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Since LeBron left, the Heat's touch goes cold in free agency

The Miami Heat believe in building through free agency and player development, relying on south Florida's views, weather and tax structure plus a disciplined and deep-rooted organizational support system to drive them.

It has been wonderfully successful the past two decades with Pat Riley and his top lieutenant Andy Elisburg making moves, and Erik Spoelstra coaching up the players. But these past few years the free agent part has hit a roadblock and, combined with injuries, the Heat have suddenly found themselves in the unsavory middle.

Dion Waiters has found a home in Miami after less successful stops in Cleveland and Oklahoma City. Andrew D. Bernstein/NBAE via Getty Images
Wednesday was great for Dion Waiters, a day he has been working toward his whole life, when he finally cashed in on a big contract. It's four years and about $52 million according to multiple reports, including ESPN. Congrats to him -- he earned it by showing out on a small one-year deal with the Heat last season after being abandoned by both the Cleveland Cavaliers and Oklahoma City Thunder the previous two years.

Actually, it's a pretty good deal for Miami. If Waiters continues to play at the level he did last season -- and several teams had interest in him so the Heat aren't alone in seeing it that way -- the $13 million per season tag might end up looking good.

Plus Waiters proved to be a nice backcourt mate with Goran Dragic because of his spot-up shooting success and his willingness to attack the basket, refreshing Dwyane Wade comparisons Waiters has been getting since he was at Syracuse. He was an engine in Miami's 30-11 record in the second half of last season that has the team believing it will return to the playoffs in 2018.

But honestly for the Heat, this isn't the greatest news. They're officially on a free agency losing streak. They lost out on LeBron James in 2014, Kevin Durant and Wade in 2016 and now Gordon Hayward in 2017. They'd hoped to pitch some other guys this summer, namely Russell Westbrook and Blake Griffin, but they never got the chance. And they need such a player to both take them to the next level as well as be a drawing card for the second star championship-level teams must have.

This summer's miss is particularly hurtful as the Heat look forward. Last year they signed Hassan Whiteside to a $100 million deal and they matched the odd offer sheet to Tyler Johnson. Between this season and next, Johnson's contract balloons by $13 million to a $19 million number. With Whiteside, Dragic and now Waiters, it's a lot of money for a team that isn't a contender, really.

Soon they might lock up James Johnson, another journeyman the Heat polished into a desired player, and encumber their cap space even further. And for the time being, it means they'd have spent the bulk of their cap space this summer and haven't added any new talent. They are also out two first-round picks coming up, the charge for the Dragic trade in 2015.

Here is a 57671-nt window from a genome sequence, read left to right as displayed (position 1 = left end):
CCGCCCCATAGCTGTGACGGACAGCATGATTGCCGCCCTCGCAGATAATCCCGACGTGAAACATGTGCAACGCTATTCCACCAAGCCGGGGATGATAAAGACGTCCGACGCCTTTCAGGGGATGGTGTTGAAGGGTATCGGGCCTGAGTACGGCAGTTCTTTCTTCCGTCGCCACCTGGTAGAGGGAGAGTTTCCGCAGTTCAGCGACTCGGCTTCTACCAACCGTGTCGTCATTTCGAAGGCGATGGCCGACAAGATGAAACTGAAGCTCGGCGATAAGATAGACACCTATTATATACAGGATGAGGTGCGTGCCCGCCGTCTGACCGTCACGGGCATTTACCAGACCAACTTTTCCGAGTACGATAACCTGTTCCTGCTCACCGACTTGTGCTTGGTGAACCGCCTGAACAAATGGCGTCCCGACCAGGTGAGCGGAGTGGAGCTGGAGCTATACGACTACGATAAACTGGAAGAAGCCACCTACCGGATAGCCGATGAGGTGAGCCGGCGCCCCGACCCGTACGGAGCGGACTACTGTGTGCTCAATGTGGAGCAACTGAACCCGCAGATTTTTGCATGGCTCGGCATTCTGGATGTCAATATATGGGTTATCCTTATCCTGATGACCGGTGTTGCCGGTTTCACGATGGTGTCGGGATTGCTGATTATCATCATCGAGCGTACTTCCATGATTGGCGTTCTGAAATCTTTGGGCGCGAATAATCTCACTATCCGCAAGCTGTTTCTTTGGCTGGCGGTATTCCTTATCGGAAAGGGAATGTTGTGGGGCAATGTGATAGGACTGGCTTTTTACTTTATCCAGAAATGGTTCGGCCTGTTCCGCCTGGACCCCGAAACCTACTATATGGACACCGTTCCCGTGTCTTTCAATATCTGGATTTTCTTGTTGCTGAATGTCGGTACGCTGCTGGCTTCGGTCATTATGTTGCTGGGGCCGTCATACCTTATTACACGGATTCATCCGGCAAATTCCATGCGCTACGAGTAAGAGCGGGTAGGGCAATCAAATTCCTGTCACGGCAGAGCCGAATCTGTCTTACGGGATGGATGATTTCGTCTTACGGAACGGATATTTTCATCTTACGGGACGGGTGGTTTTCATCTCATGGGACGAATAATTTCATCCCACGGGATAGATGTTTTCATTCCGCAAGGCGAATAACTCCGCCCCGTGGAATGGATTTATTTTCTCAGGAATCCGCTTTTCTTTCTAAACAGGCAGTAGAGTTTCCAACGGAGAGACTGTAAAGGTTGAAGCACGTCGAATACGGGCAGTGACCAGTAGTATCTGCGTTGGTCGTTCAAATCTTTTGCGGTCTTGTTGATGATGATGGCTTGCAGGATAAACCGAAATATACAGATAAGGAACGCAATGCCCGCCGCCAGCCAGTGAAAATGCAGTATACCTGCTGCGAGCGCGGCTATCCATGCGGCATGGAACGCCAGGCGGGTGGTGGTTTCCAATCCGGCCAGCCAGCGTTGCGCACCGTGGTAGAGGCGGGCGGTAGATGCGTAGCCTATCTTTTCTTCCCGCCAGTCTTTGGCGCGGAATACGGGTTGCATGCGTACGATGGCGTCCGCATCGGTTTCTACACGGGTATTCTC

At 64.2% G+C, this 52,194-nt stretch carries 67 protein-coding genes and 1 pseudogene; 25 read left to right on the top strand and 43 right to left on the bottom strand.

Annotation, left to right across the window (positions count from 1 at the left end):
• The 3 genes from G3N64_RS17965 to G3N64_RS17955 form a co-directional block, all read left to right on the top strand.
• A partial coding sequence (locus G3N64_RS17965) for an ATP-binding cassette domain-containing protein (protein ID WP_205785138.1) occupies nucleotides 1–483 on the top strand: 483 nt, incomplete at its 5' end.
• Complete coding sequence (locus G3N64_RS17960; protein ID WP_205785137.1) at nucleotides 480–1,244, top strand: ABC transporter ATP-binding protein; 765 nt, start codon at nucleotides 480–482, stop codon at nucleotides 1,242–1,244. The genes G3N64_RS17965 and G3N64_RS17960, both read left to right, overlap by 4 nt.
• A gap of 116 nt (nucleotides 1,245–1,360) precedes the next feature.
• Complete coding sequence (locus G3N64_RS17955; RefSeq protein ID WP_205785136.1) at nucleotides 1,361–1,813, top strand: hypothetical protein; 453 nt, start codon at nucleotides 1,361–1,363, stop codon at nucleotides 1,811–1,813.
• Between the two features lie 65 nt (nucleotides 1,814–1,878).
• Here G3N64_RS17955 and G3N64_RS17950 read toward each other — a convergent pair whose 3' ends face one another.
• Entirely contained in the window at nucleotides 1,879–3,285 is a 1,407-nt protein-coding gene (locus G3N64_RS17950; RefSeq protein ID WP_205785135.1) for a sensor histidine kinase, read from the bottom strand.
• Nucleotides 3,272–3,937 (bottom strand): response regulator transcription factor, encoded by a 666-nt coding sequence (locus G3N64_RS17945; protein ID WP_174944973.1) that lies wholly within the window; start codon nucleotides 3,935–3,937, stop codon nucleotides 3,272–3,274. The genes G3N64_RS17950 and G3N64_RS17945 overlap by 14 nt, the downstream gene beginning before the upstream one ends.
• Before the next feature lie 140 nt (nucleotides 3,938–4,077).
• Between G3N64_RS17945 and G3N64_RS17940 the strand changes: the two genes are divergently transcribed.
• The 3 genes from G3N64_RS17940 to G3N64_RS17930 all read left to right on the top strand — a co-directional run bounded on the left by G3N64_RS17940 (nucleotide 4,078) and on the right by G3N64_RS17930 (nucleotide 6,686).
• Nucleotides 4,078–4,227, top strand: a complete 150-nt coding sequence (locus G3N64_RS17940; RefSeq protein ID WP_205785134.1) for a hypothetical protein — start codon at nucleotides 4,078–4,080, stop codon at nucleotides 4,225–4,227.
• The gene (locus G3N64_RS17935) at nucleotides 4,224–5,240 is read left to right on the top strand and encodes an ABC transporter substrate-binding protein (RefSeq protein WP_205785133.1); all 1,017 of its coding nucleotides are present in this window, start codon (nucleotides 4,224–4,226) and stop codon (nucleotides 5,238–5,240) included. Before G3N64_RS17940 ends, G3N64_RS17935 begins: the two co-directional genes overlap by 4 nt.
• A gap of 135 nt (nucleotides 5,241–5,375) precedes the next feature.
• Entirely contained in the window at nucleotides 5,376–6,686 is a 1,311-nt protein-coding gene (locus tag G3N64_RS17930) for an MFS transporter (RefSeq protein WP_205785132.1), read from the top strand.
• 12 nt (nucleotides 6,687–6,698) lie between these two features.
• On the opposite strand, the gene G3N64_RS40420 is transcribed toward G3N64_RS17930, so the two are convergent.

The injury and subsequent departure of Chris Bosh is a super-cruel blow that has really dramatically harmed the Heat. In fact, that they've even been as competitive as they have over the past two seasons is honorable and a compliment to Spoelstra and Riley, who has hunted the market for passed-over players like Whiteside, Waiters, Johnson and Wayne Ellington to name a few.

But there isn't a Tim Hardaway, Alonzo Mourning, Shaquille O'Neal, James, Wade or Bosh on the roster. There might not even be a Lamar Odom, the signing Riley made in 2003 that eventually enabled him to trade for Shaq. That is the type of move the Heat really need and why Hayward would've been great for them, even if it cost them Waiters.

Next summer might be the best free agent class since 2010 that might include Paul George, DeMarcus Cousins, Isaiah Thomas, James, Westbrook and even perhaps Durant again. The Heat, at the moment, won't be in the game.

Maybe Riley's magic is wearing off in an era where player recruitment is more important than executive recruitment. Maybe that was even the case in 2010, for as much credit as Riley gets for that coup of the century, Wade was his salesman. Wade couldn't be his wingman last summer, he was waiting on the runway as Riley prioritized Whiteside and Durant ahead of him. Whiteside can tweet emojis and videos with music artists all he wants, but the roster drawing card just isn't there right now.

It is possible the Heat could use these assembled pieces to eventually make a trade for a star like the New Orleans Pelicans, Minnesota Timberwolves and Thunder did recently. That's a legitimate reason for locking up these players to use later.

They will also continue to run their development machine and the success of Waiters and Johnson probably will get them cheap chances on the "veterans in the middle of their careers that need a jump-start" category.

But what they really need is a superstar -- that's what Riley schemes about as he watches sunsets in Malibu every summer. And yet again this year, the offseason looks to be coming to an end without him getting one.

Source: http://www.espn.com/nba/story/_/id/19845296/brian-windhorst-miami-heat-free-agency-losing-streak

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